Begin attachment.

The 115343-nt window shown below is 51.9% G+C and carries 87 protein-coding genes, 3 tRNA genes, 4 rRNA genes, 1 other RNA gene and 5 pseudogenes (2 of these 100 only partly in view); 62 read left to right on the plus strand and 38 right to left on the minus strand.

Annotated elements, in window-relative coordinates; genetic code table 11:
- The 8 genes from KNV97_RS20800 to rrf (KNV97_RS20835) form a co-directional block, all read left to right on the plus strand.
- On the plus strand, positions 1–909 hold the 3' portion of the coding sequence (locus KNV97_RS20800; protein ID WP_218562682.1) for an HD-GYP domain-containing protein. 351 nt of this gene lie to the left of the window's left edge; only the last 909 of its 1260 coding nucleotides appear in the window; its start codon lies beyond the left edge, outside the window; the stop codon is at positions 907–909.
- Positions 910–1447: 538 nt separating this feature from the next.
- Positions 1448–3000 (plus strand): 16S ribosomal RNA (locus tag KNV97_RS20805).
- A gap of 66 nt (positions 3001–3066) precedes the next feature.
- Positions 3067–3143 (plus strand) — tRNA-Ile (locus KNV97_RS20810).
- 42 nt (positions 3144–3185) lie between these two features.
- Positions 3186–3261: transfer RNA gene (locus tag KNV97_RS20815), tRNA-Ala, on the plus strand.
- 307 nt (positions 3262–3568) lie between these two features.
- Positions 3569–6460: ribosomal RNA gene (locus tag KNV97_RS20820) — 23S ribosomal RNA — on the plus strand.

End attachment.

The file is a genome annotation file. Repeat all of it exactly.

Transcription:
The 115343-nt window shown below is 51.9% G+C and carries 87 protein-coding genes, 3 tRNA genes, 4 rRNA genes, 1 other RNA gene and 5 pseudogenes (2 of these 100 only partly in view); 62 read left to right on the plus strand and 38 right to left on the minus strand.

Annotated elements, in window-relative coordinates; genetic code table 11:
- The 8 genes from KNV97_RS20800 to rrf (KNV97_RS20835) form a co-directional block, all read left to right on the plus strand.
- On the plus strand, positions 1–909 hold the 3' portion of the coding sequence (locus KNV97_RS20800; protein ID WP_218562682.1) for an HD-GYP domain-containing protein. 351 nt of this gene lie to the left of the window's left edge; only the last 909 of its 1260 coding nucleotides appear in the window; its start codon lies beyond the left edge, outside the window; the stop codon is at positions 907–909.
- Positions 910–1447: 538 nt separating this feature from the next.
- Positions 1448–3000 (plus strand): 16S ribosomal RNA (locus tag KNV97_RS20805).
- A gap of 66 nt (positions 3001–3066) precedes the next feature.
- Positions 3067–3143 (plus strand) — tRNA-Ile (locus KNV97_RS20810).
- 42 nt (positions 3144–3185) lie between these two features.
- Positions 3186–3261: transfer RNA gene (locus tag KNV97_RS20815), tRNA-Ala, on the plus strand.
- 307 nt (positions 3262–3568) lie between these two features.
- Positions 3569–6460: ribosomal RNA gene (locus tag KNV97_RS20820) — 23S ribosomal RNA — on the plus strand.